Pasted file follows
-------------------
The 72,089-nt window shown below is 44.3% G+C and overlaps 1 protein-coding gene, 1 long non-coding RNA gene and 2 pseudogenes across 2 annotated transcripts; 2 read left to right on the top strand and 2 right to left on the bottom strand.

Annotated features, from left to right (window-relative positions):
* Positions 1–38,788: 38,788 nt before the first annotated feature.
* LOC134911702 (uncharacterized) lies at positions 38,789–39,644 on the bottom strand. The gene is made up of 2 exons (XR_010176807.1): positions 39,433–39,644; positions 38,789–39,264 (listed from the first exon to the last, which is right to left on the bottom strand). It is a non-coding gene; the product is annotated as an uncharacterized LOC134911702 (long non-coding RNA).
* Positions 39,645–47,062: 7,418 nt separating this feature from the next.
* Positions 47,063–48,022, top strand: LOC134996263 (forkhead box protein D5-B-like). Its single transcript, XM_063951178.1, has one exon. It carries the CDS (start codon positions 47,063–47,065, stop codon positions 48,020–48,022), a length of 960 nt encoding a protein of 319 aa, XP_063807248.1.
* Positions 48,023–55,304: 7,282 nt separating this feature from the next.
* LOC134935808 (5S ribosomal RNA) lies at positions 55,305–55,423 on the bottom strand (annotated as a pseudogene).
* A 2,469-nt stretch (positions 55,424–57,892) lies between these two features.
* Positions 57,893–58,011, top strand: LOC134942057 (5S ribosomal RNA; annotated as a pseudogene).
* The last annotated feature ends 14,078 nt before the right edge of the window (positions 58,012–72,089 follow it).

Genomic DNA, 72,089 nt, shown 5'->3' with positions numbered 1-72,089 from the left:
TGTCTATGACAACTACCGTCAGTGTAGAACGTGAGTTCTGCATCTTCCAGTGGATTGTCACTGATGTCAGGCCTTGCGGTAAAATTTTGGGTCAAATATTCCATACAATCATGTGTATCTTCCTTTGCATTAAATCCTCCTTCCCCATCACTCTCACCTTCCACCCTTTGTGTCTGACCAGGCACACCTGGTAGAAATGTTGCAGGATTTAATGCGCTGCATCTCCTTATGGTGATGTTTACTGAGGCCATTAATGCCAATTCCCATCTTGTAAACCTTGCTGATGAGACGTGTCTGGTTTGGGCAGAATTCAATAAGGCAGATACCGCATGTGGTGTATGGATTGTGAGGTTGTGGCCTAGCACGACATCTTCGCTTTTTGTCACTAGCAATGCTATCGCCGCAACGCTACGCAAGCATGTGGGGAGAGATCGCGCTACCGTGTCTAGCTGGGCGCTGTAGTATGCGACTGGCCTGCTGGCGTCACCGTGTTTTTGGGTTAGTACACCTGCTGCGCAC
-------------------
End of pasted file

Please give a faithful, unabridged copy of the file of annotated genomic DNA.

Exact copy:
The 72,089-nt window shown below is 44.3% G+C and overlaps 1 protein-coding gene, 1 long non-coding RNA gene and 2 pseudogenes across 2 annotated transcripts; 2 read left to right on the top strand and 2 right to left on the bottom strand.

Annotated features, from left to right (window-relative positions):
* Positions 1–38,788: 38,788 nt before the first annotated feature.
* LOC134911702 (uncharacterized) lies at positions 38,789–39,644 on the bottom strand. The gene is made up of 2 exons (XR_010176807.1): positions 39,433–39,644; positions 38,789–39,264 (listed from the first exon to the last, which is right to left on the bottom strand). It is a non-coding gene; the product is annotated as an uncharacterized LOC134911702 (long non-coding RNA).
* Positions 39,645–47,062: 7,418 nt separating this feature from the next.
* Positions 47,063–48,022, top strand: LOC134996263 (forkhead box protein D5-B-like). Its single transcript, XM_063951178.1, has one exon. It carries the CDS (start codon positions 47,063–47,065, stop codon positions 48,020–48,022), a length of 960 nt encoding a protein of 319 aa, XP_063807248.1.
* Positions 48,023–55,304: 7,282 nt separating this feature from the next.
* LOC134935808 (5S ribosomal RNA) lies at positions 55,305–55,423 on the bottom strand (annotated as a pseudogene).
* A 2,469-nt stretch (positions 55,424–57,892) lies between these two features.
* Positions 57,893–58,011, top strand: LOC134942057 (5S ribosomal RNA; annotated as a pseudogene).
* The last annotated feature ends 14,078 nt before the right edge of the window (positions 58,012–72,089 follow it).

Genomic DNA, 72,089 nt, shown 5'->3' with positions numbered 1-72,089 from the left:
TGTCTATGACAACTACCGTCAGTGTAGAACGTGAGTTCTGCATCTTCCAGTGGATTGTCACTGATGTCAGGCCTTGCGGTAAAATTTTGGGTCAAATATTCCATACAATCATGTGTATCTTCCTTTGCATTAAATCCTCCTTCCCCATCACTCTCACCTTCCACCCTTTGTGTCTGACCAGGCACACCTGGTAGAAATGTTGCAGGATTTAATGCGCTGCATCTCCTTATGGTGATGTTTACTGAGGCCATTAATGCCAATTCCCATCTTGTAAACCTTGCTGATGAGACGTGTCTGGTTTGGGCAGAATTCAATAAGGCAGATACCGCATGTGGTGTATGGATTGTGAGGTTGTGGCCTAGCACGACATCTTCGCTTTTTGTCACTAGCAATGCTATCGCCGCAACGCTACGCAAGCATGTGGGGAGAGATCGCGCTACCGTGTCTAGCTGGGCGCTGTAGTATGCGACTGGCCTGCTGGCGTCACCGTGTTTTTGGGTTAGTACACCTGCTGCGCAC